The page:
Engineers have called for greater recognition of the role that their subject plays in turning scientific knowledge into sustainable technologies and will push for a clearer reference to engineering at the Rio+20 summit.
The 'zero draft' of the starting document for negotiations ahead of the UN Conference on Sustainable Development (Rio+20) in June 2012 mentions engineering just once, agreeing "to support developing countries' scientists and engineers and scientific and engineering institutions to foster their efforts to develop green local technologies and use traditional knowledge".
But, while the scientific community has been welcoming plenty of mentions of science and technology, engineers are worried their role has been downplayed — to the detriment of sustainable development.
According to a statement released by the World Federation of Engineering Organizations (WFEO) last week (23 January), the zero draft lacks clarity on the different role played by engineering compared with science.
This article is part of our coverage of preparations for Rio+20 — the UN Conference on Sustainable Development — which takes place on 20-22 June 2012. For other articles, go to Science at Rio+20
"It comes from an oversight at the Rio Conference [a major conference on the environment and sustainable development, held in Brazil] in 1992 where science and technology were grouped together, with engineering included as part of technology. We feel this is misleading," said Jorge Spitalnik, a WFEO representative.
Spitalnik told SciDev.Net: "Technology is a result of applying knowledge developed by science — engineering applies that knowledge into means to make products that are useful for human beings". He described engineering as "development of know-how".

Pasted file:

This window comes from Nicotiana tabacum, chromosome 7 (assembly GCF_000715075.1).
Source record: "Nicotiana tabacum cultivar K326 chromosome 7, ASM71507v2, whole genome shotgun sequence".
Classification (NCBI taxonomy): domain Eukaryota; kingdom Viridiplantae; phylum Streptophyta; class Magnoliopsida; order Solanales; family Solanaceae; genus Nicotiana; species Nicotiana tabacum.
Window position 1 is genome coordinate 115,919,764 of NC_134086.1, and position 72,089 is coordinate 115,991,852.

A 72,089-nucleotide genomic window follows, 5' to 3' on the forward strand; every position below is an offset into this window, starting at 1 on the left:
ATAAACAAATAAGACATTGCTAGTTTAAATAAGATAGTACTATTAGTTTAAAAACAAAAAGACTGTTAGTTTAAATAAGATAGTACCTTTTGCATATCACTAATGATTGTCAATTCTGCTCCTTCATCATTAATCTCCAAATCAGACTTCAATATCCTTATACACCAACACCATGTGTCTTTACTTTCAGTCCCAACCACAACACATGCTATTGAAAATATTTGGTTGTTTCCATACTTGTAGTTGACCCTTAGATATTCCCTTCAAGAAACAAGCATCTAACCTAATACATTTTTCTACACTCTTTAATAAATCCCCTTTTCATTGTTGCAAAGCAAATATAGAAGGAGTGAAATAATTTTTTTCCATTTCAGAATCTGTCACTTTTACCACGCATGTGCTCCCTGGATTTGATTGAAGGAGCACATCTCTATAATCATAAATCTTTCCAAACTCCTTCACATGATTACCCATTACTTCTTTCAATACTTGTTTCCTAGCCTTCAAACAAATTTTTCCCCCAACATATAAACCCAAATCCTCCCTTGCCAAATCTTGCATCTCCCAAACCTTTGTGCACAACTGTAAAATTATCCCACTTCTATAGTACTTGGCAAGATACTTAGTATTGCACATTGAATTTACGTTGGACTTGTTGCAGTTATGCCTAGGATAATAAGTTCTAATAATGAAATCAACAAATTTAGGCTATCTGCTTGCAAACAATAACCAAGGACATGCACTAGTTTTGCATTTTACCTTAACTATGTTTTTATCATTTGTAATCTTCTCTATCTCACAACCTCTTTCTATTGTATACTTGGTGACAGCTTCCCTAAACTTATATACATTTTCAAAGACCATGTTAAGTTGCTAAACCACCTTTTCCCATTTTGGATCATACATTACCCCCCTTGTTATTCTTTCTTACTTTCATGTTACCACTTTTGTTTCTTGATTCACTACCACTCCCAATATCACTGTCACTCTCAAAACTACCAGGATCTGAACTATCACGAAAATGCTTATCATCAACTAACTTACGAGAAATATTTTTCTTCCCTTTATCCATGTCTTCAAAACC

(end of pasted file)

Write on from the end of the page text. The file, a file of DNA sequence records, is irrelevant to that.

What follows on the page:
"We want to take this opportunity to make it clear that engineering should be mentioned as something that comes before technology.
"Students do not see engineering appealing to them as a means to achieve sustainable development — they think it is technology [that is the key]."
Last year's UNESCO report on engineering said the lack of engineers is already hampering development, a problem that is especially acute in developing countries.
Another role of engineers is to examine what is feasible in a given time span, and to tell society, governments and policymakers what can be done, said Spitalnik.
Colin Brown, Director of Engineering at the UK's Institution of Mechanical Engineers, said: "It is a worrying oversight that the value of engineering is not included in the draft Rio+20 outcome document. There needs to be far more recognition, both among the public and in government, of the absolutely vital role engineering plays in making sustainable development possible.
"We rely on engineers to create and refine the technologies we need to solve the greatest global challenges of the 21st century, from climate change to overpopulation. Unless this need is recognised and addressed, the solutions will remain out of reach," he told SciDev.Net.
Andrew Lamb, chief executive of Engineers Without Borders UK — an international development organisation that aims to remove barriers to development through engineering — said the voice of engineers should be heard at the highest levels of global governance, especially in terms of the practical steps needed to produce and manage sustainable technologies.
But it is questionable whether the engineering profession can organise itself to provide a common voice, he added.
This article is part of our coverage on Science at Rio+20.